Redesigned Peninsula Place Project Moves Forward
By Beth Milligan | March 6, 2020
A Traverse City developer thwarted in his plans to build a 100-foot development on State Street is moving forward with a redesigned 59-foot project at the site – one that could offer a unique short-term rental partnership with the Park Place Hotel.
Developer Tom McIntyre plans to break ground in September on a five-story, 42-unit luxury condo development called Peninsula Place at 330 East State Street. More than a dozen units are already spoken for by early interested buyers, with the remainder officially hitting the market today (Friday). The building will have 45 enclosed parking spaces on the ground level and residential units on the upper four floors, ranging in size from 792 square feet to 1,545 square feet and in price from $336,500 to over $1 million.
Planned amenities include individual storage units, a courtyard, a large rooftop terrace and garden with views of Grand Traverse Bay, and a tenant community room. The horseshoe layout of the development – designed from the exterior to resemble two separate buildings – mimics the geographic layout of Old Mission and Leelanau peninsulas, with units placed and named after correlating real-life locations (such as The Power Island, The Leland, The Old Mission, and The Mapleton).
The project would introduce a new model in short-term vacation rentals to downtown Traverse City. Unlike other developers with projects in the pipeline who’ve been sweating the city’s debate about banning short-term rentals in certain commercial areas, McIntyre’s property is in the C-4 district, which is not one under consideration for a ban.
With no foreseeable road bumps ahead, McIntyre is in talks with the Park Place Hotel to form a partnership in which Peninsula Place condo owners could rent out their units as vacation rentals under the hotel’s management. The Park Place would handle booking and cleaning units in exchange for a cut of rental revenue; renters staying in the units would have access to the Park Place’s amenities, including the pool, health club, and parking. The partnership would give all Peninsula Place units – whether owner-occupied or vacation rentals – access to Park Place room service. McIntyre says the two organizations have talked about possibly connecting the two buildings, though discussions are still preliminary. Owners interested in running a vacation rental would have the option to opt into the program, or to manage their rental themselves.
While the partnership would be unique to downtown Traverse City, the hotel rental management model is not new elsewhere – other properties in the region have similar arrangements with condo owners, and “all the major hotel chains have programs like this,” says McIntyre. He calls the partnership a win-win, allowing unit owners to entice renters with access to hotel amenities and the hotel to offer a different type of room stock – a particular benefit when the Park Place is booked out for major events and conferences, McIntyre says.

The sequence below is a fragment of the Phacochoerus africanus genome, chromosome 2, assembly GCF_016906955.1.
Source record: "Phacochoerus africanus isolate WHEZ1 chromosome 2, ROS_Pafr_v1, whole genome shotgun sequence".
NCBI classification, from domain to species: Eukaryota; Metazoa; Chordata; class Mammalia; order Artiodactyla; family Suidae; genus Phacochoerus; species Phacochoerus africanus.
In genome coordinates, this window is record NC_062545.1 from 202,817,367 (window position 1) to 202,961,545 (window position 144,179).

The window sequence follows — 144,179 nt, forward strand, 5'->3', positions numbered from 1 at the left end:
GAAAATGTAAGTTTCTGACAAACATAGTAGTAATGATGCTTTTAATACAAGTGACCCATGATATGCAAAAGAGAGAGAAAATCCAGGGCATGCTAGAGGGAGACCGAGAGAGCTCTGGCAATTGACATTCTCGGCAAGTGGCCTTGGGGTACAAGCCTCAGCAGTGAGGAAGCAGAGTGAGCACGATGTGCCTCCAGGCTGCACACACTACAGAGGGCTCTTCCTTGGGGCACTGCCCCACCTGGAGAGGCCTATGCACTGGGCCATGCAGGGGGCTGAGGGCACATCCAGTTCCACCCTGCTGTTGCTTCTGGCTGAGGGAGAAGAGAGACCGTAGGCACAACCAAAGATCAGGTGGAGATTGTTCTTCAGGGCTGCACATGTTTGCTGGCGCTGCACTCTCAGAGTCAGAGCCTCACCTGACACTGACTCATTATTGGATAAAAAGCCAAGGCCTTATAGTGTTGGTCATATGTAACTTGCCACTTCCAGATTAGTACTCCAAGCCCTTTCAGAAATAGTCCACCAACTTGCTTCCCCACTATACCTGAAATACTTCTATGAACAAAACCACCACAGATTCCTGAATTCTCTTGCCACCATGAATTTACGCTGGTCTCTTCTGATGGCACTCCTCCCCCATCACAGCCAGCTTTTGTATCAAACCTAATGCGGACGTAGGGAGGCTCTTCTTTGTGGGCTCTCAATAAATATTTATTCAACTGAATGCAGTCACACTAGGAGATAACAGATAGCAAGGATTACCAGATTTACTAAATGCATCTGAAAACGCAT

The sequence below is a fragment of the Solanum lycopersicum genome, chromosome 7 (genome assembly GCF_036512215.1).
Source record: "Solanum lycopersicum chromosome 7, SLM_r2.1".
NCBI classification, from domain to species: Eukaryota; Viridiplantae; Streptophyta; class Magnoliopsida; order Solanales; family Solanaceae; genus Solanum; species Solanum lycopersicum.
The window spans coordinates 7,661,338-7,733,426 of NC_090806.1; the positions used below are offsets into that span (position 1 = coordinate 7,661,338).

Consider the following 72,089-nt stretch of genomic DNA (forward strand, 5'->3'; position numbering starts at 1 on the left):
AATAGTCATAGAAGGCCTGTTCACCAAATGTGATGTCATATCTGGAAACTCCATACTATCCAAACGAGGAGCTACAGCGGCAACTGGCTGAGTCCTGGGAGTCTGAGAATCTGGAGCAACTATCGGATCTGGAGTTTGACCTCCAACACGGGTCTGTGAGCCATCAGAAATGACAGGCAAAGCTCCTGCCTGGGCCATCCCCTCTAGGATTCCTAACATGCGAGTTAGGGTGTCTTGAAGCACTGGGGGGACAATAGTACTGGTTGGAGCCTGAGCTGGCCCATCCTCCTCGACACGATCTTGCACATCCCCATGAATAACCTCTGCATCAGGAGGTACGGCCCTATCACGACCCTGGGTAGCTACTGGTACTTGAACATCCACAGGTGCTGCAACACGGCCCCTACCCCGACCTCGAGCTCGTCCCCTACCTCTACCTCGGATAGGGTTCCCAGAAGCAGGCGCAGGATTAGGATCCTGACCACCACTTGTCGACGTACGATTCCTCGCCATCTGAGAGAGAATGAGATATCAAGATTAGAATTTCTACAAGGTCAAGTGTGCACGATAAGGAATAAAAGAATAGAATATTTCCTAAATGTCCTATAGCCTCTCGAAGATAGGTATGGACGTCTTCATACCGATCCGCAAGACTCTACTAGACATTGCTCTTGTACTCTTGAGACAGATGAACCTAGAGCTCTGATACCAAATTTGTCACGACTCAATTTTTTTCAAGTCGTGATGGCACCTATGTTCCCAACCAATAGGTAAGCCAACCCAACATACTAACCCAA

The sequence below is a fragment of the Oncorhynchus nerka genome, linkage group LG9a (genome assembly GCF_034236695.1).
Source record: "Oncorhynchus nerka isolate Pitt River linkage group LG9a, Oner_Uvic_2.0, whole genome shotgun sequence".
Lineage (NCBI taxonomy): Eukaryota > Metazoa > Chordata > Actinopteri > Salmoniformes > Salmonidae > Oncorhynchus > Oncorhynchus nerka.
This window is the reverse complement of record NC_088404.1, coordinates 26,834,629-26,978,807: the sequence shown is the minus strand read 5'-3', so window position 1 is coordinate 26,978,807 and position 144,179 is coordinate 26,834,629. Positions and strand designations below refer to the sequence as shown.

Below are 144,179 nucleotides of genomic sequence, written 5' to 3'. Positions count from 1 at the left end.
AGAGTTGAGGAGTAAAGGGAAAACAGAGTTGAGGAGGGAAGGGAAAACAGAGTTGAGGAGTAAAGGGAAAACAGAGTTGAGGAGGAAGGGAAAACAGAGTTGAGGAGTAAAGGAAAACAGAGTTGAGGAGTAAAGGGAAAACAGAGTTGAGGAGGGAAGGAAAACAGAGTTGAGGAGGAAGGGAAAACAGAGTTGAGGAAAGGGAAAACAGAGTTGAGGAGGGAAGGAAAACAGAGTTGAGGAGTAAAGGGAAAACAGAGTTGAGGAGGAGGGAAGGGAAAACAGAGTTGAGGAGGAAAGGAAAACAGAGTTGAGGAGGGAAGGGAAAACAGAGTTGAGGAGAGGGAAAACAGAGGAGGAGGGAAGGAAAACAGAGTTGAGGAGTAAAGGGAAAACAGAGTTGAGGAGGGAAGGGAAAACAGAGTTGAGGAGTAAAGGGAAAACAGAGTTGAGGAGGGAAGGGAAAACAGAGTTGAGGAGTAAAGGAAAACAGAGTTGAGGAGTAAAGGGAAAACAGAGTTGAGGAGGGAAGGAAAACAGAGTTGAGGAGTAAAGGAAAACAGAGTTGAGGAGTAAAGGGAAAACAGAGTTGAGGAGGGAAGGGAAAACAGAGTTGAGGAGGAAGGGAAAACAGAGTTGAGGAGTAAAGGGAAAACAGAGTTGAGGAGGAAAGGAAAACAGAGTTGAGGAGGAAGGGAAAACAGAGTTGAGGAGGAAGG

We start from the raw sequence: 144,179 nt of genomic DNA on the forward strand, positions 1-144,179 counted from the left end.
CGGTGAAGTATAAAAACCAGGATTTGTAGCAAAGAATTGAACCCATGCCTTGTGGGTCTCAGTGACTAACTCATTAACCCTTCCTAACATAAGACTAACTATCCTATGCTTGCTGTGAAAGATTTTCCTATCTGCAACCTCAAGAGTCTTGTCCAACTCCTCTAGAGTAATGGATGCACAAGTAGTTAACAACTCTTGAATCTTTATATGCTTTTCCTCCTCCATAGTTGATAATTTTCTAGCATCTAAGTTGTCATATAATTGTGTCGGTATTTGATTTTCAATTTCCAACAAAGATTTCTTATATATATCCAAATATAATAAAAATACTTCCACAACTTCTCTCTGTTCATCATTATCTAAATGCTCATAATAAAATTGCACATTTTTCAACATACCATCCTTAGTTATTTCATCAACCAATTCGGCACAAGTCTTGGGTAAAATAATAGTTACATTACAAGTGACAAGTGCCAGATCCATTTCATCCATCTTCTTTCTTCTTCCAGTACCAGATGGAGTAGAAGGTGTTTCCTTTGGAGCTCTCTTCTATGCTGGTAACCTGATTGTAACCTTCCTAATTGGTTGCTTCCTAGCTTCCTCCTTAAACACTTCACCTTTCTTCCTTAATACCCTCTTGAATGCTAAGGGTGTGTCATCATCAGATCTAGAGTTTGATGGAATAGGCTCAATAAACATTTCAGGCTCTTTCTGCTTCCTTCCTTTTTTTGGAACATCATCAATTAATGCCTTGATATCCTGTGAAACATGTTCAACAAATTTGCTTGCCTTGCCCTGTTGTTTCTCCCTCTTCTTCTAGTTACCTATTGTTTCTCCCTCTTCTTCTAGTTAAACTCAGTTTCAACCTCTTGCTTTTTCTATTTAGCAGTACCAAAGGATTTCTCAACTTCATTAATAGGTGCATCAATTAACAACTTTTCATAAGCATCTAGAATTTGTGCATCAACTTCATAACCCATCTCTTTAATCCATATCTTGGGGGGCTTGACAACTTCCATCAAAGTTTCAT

Peninsula Place’s rules would likely allow vacation rentals with a minimum three-night stay on the second and third floors, and a minimum three-month stay on the fourth and fifths floors, which will have the largest and most expensive units. Owners on those floors might not want the steady rotation of guests the lower floors could see, says McIntyre, but would still have the option to rent out their own units for a three-month period if, say, they had a summer home on the lake. McIntyre expects a mix of buyers, including retirees from around the region looking to downsize and move into downtown, investors who will rent out their units as a revenue stream until they eventually occupy the space themselves, and owners from other states who will use their units on a weekend or seasonal basis.
Broker Ken Kleinrichert of Coldwell Banker Schmidt Realtors, which is representing the property, says he believes the building will “put a stamp on downtown,” adding the vacation rental program could help lure more visitors to the district. For McIntyre, the project is a positive resolution to a messy, years-long struggle to put a new building on the site. The developer, who also built the nearby Washington Place, originally hoped to construct a 100-foot, 64-unit building on the State Street property. But he was stymied when voters rejected the proposal at the polls under Proposal 3. The city charter amendment, enacted in 2016, requires a public vote on any buildings over 60 feet tall. McIntyre sued Traverse City to try and turn over Proposal 3, but lost in Thirteenth Circuit. Rather than appealing the ruling to a higher court, McIntyre decided to cut his losses and move forward with a redesigned building.
“If we had taken (the lawsuit) to its fullest legal extent, we would’ve won,” he says. “There’s no question in our minds. But that could have been a five-year process, and from a financial perspective, it didn’t make sense to litigate this case for that many years. We don’t know what the economy is going to be like in five years. It felt like the right time and place for this (redesigned) project, and to let bygones be bygones.”
This time around, McIntyre won't need to obtain special approvals to move forward; City Planning Director Russ Soyring confirms the project is a use-by-right. If McIntyre breaks ground this fall as planned, he says an 18-month construction period will follow, with the development ready for occupancy in spring 2022.Comment